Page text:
Tom’s Trial


        It was a pleasant day in that particularly pleasant part of the summer time, which the boys call “vacation,” when Tiger and Tom walked slowly down the street together.  You may think it strange that I mention Tiger first, but I assure you Tom would not have been in the least offended by the preference.  Indeed he would have assured you that Tiger was a most wonderful dog, and knew as much as any two boys, though this might be called extravagant.

            Nearly a year ago, on Tom’s birthday, Tiger arrived as a present from Tom’s uncle, and as he leaped with a dignified bound from the wagon in which he made his journey, Tom looked into his great, wise eyes, and impulsively threw his arms around his shaggy neck.  Tiger, on his part was pleased with Tom’s bright face, and most affectionately licked his smooth cheeks.  So the league of friendship was complete in an hour.

              Tom had a pleasant, round face, and you might live with him a week, and think him one of the noblest, and most generous boys you ever knew.  But someday you would probably discover that he had a most violent temper.  You would be frightened to see his face crimson with rage, as he stamped his feet, shook his little sister, spoke improperly to his mother, and above all, displeased his great father in heaven.

     Now I am going to tell you of one great trial on this account, which Tom never forgot to the end of his life.  Tiger and Tom were walking down the street together, when they met Dick Casey, a school-fellow of Tom’s.

       ”O Dick!” cried Tom, “I’m going to father’s grain store a little while.  Let’s go up in the loft and play.”

      Dick had just finished his work in his mother’s garden, and was all ready for a little amusement.  So the two went up together, and enjoyed themselves highly for a long time.  But at last arose one of those trifling disputes, in which little boys are apt to indulge.  Pretty soon there were angry words, then (Oh how sorry I am to say it!), Tom’s wicked passions got the mastery of him, and he beat little Dick severely.  Tiger, who must have been ashamed of his master, pulled hard at his coat, and whined piteously, but all in vain.  At last Tom stopped, from mere exhaustion.

           “There now!” he cried, “which is right, you or I?”

       “I am.” sobbed Dick, and you tell a lie.”

                Tom’s face flushed crimson, and darting upon Dick, he gave him a sudden push.  Alas! he was near to the open door.  Dick screamed, threw up his arms, and in a moment he was gone.  Tom’s heart stood still, and an icy chill crept over him from head to foot.  At first he could not stir; then—he never knew how he got there, but he found himself standing beside his little friend.  Some men were raising him carefully from the hard sidewalk.

             “Is he dead?” almost screamed Tom.

           “No,” replied one, “we hope not.  How did he fall out?”

        “He didn’t fall,” groaned Tom, who never could be so mean as to tell a lie, “I pushed him out.”

            “You pushed him, you wicked boy,” cried a rough voice.  “Do you know you ought to be sent to jail, and if he dies, maybe you’ll be hung.”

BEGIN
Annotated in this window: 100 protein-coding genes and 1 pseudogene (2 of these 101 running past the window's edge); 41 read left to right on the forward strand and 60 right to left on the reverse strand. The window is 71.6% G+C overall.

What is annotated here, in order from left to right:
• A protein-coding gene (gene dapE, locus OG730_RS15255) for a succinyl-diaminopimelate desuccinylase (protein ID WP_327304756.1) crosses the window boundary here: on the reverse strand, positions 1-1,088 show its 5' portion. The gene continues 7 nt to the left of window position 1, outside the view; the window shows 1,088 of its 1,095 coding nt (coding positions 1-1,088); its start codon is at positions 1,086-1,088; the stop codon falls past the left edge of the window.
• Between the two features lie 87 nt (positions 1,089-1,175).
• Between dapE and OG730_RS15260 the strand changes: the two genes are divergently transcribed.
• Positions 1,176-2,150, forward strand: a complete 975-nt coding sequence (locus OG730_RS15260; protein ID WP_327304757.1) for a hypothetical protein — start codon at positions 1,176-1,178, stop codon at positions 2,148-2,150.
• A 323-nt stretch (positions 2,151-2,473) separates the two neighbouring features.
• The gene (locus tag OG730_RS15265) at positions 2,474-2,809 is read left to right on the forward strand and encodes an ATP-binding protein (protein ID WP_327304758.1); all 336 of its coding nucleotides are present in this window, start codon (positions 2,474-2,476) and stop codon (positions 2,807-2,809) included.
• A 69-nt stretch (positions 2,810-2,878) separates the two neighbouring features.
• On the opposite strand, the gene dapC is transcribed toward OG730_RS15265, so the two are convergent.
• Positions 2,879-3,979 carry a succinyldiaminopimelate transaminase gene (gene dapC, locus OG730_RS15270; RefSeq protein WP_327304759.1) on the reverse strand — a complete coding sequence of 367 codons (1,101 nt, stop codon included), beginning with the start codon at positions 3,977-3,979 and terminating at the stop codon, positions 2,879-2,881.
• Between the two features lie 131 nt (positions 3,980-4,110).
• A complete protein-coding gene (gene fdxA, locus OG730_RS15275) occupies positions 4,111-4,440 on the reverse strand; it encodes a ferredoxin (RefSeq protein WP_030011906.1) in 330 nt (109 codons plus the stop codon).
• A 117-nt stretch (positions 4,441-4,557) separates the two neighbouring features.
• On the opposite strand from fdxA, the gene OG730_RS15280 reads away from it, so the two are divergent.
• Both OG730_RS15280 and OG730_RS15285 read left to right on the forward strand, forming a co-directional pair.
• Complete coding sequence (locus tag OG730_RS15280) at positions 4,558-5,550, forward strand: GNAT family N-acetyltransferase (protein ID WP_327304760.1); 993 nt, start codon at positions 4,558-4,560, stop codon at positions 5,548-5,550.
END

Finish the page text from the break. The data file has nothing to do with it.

Tom grew as white as Dick, whom he had followed into the store, and he heard all that passed as if in a dream.

        “Is he badly hurt?” cried some one.

     “Only his hands.” Was the answer.  “The rope saved him; he caught hold of the rope and slipped down; but his hands are dreadfully torn—he has fainted from pain.”

          Just then Tom’s father came in, and soon understood the case.  The look he gave at his unhappy son, so full of sorrow, not unmingled with pity, was too much for Tom, and he stole out, followed by faithful Tiger.  He wandered to the woods, and threw himself upon the ground.  One hour ago he was a happy boy, and now what a terrible change!  What has made the difference.  Nothing but the indulgence of this wicked, violent temper.  His mother had often warned him of the fearful consequences.  She had told him that little boys who would not learn to govern themselves, grew up to be very wicked men, and often became murderers in some moment of passion.  And now, Tom shuddered to think he was almost a murderer!  Nothing but God’s great mercy in putting that rope in Dick’s way, had saved him from carrying that load of sorrow and guilt all the rest of his life.  But poor Dick, he might die yet—how pale he looked—how strange!  Tom fell upon his knees, and prayed God to “spare Dick’s life,” and from that time forth, with God’s help, he promised that he would strive to conquer his wicked passion.

             Then, as he could no longer bear the terrible suspense, he started for widow Casey’s cottage.  As he appeared at the humble door, Mrs. Casey angrily ordered him away, saying: “you have made a poor woman trouble enough for one day.”  But Dick’s feeble voice entreated, “O mother, let him come in; I was just as bad as he.”

        Tom gave a cry of joy at hearing these welcome tones, and sprang hastily in.  There sat poor Dick with his hands bound up, looking very pale, but Tom thanked God that he was alive.

           “I should like to know how I am to live now,” sighed Mrs. Casey.  “Who will weed my garden, and carry my vegetables to the market?  I am afraid we shall suffer for bread before the summer is over,” and she put her apron to her eyes.

       “Mrs. Casey,” cried Tom, eagerly, “I will do everything that Dick did.  I will sell the potatoes and beans, and drive Mr. Brown’s cows to pasture.”

            Mrs. Casey shook her head incredulously, but Tom bravely kept his word.  For the next few weeks Tom was at his post bright and early, and the garden was never kept in better order.  And every morning Tiger and Tom stood faithfully in the market-place with their baskets, and never gave up, no matter how warm the day, till the last vegetable was sold. And the money placed faithfully in Mrs. Casey’s hand.